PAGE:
Resilience for Boomers & Beyond - Will what got you here get you there?

I'm teaching a resilience workshop for Friends Life Care (FLC), a nonprofit Quaker organization that provides in-home health care, related personal-care services, and facility care to enrolled members. The workshop is part of VigR (Vitality, Independence, Growth, and Resilience) - a new program FLC has rolled out to develop greater wellness for members and the community at large. The VigR program offers 5 Enrichment Workshops – all research-based programs, including Adaptiv's “Boost Your Resilience!” program. FLC is a terrific organization and I'm delighted to be both a member and a facilitator for one of these workshops.

At Adaptiv we're developing a resilience course for the growing 50-and-older set. Since the participants in the VigR workshop are all either well along in their careers or well-retired, I was interested in exploring the nature of resilience for this group of “Baby Boomers and Beyond”. To paraphrase Marshall Goldsmith, I wanted to know if “what got them here was going to get them there”. So, in the first of our four weekly sessions, I posed a question: How do the challenges and opportunities you are facing in your life now compare with those you’ve experienced in previous phases of your life?

This led to such a lively discussion that we decided to revisit the question at our second session. Here’s what they've came up with so far:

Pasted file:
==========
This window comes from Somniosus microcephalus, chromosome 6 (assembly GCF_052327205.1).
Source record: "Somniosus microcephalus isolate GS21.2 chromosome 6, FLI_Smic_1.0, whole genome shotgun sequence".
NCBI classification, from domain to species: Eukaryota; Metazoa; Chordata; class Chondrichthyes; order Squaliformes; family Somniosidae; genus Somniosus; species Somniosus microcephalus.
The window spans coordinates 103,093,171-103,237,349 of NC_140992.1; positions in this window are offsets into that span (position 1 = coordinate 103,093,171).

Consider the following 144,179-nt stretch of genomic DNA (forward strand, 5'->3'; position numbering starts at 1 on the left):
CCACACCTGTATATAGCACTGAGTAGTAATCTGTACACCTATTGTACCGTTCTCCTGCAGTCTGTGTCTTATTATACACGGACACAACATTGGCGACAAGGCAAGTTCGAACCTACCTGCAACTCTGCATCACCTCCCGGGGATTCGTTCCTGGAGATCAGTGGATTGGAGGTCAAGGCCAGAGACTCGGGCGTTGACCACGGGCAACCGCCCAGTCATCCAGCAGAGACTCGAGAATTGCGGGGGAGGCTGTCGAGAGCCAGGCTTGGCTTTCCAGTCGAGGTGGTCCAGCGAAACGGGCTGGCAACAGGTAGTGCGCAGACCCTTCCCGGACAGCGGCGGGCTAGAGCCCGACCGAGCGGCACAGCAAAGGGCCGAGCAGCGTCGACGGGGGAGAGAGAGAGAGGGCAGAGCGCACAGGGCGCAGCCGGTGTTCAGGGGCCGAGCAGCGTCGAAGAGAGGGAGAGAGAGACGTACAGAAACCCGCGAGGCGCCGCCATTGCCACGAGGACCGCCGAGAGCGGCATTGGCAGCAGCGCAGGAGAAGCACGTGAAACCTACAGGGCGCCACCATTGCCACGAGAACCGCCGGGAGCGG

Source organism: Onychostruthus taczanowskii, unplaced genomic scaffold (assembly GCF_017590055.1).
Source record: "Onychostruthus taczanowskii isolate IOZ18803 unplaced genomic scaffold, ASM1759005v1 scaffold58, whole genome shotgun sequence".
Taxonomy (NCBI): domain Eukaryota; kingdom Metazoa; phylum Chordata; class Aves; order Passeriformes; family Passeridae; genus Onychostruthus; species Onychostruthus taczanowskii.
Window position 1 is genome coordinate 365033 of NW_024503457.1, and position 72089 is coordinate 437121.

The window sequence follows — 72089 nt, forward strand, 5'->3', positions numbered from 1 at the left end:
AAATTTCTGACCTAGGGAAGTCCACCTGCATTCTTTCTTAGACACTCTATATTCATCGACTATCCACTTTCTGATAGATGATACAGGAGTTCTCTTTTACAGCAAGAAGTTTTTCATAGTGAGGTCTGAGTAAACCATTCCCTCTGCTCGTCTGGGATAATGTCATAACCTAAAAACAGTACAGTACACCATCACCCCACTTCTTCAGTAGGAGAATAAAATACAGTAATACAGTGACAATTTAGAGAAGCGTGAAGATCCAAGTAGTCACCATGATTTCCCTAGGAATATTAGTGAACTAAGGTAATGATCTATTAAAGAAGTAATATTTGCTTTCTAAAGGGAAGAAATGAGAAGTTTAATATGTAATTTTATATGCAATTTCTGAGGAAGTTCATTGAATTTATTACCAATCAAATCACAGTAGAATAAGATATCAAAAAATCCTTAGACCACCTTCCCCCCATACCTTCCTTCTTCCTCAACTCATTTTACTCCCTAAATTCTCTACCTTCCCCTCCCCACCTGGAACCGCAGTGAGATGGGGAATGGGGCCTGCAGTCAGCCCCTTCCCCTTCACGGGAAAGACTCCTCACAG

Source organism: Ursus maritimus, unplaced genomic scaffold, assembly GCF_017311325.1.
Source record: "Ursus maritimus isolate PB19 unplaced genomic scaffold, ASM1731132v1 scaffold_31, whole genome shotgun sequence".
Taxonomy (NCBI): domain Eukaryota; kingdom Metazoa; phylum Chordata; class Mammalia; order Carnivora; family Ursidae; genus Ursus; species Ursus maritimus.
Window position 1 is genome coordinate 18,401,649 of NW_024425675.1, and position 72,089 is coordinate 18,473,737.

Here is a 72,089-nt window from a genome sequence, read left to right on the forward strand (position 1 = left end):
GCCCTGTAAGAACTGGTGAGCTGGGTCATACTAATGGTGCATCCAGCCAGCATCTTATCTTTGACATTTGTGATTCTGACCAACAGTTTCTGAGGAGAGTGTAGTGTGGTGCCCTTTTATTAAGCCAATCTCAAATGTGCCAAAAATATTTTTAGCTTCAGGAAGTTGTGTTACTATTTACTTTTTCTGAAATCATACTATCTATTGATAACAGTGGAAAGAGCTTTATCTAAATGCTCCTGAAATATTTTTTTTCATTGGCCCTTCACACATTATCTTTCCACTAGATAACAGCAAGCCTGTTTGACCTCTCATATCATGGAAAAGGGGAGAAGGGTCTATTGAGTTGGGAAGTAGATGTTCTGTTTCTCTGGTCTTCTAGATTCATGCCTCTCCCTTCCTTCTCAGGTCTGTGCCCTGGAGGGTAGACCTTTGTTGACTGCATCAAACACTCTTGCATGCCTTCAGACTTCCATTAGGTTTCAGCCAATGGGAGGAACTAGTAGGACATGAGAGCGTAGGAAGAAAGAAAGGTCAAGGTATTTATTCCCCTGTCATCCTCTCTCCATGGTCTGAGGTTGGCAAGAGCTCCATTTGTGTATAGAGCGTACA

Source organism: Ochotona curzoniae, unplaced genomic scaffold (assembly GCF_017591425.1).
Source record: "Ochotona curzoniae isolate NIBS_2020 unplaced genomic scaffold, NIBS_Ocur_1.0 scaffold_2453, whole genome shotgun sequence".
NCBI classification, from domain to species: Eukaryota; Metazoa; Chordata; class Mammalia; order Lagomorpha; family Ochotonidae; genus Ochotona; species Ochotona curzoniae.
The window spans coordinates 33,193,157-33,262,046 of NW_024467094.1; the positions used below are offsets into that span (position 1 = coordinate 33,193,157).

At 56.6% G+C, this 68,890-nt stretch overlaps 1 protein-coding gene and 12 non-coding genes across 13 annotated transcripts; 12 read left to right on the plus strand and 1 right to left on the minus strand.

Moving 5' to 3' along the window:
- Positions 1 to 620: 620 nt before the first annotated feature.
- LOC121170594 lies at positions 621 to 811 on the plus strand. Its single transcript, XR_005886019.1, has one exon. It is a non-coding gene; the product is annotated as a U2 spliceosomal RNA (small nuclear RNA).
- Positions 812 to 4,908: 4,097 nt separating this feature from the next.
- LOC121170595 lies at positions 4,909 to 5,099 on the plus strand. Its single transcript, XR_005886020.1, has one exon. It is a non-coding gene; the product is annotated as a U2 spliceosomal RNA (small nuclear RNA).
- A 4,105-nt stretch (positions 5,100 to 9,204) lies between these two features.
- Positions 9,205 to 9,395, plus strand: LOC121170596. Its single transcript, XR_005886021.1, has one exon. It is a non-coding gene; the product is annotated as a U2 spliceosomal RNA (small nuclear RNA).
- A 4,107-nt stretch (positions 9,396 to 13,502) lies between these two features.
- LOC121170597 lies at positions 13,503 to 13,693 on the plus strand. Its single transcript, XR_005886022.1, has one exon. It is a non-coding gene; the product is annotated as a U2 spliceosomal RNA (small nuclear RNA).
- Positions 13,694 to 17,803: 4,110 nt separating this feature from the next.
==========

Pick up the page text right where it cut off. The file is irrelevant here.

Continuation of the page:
First the challenges:

  • Lack of energy - Work requires lots of energy. I'm finding it tougher to reach and sustain the energy level I need to keep up.
  • Invisibility - Earlier in my life, I was the go-to person, both at work and in the rest of my life. Even though I'm smarter and wiser now, the younger folks at work don't ask me anything. Sometimes I feel like I'm invisible!
  • More exercise - Exercise used to be an option. Now, not only do I need to work out 5 or 6 times a week, I've got to work out harder than ever just to stay keep my weight and conditioning in line.
  • More focus on what's wrong - When we go out with other couples, it seems like we spend most of our time talking about our various pains, injuries and ailments, and what doctors we've seen. I call it the "organ recital"!
  • Less control - When I think about the challenges that I faced earlier in life, most of them seemed fixable by me. Lately, I've been hitting up against stuff like caring for my sick and dying father, and worrying about whether my savings will last me. Some of the challenges just feel like they're out of my control, and that's hard for me to deal with.

Next, the opportunities:

  • What doesn't kill you will make you stronger - I've been through some really tough stuff the last few years. I feel like dealing with it has made me more resilient.
  • More time - I have more time now to spend with my family, and doing other things I didn't have time to do when working full time.

We're going to keep talking about this and adding to our list. We'll also be talking about what additional resilience skills boomers and beyond might need to survive and thrive.

What do you think? Will the resilience skills that got you where you are now going to get you where you're need to go? Let us hear from you!

All the best,


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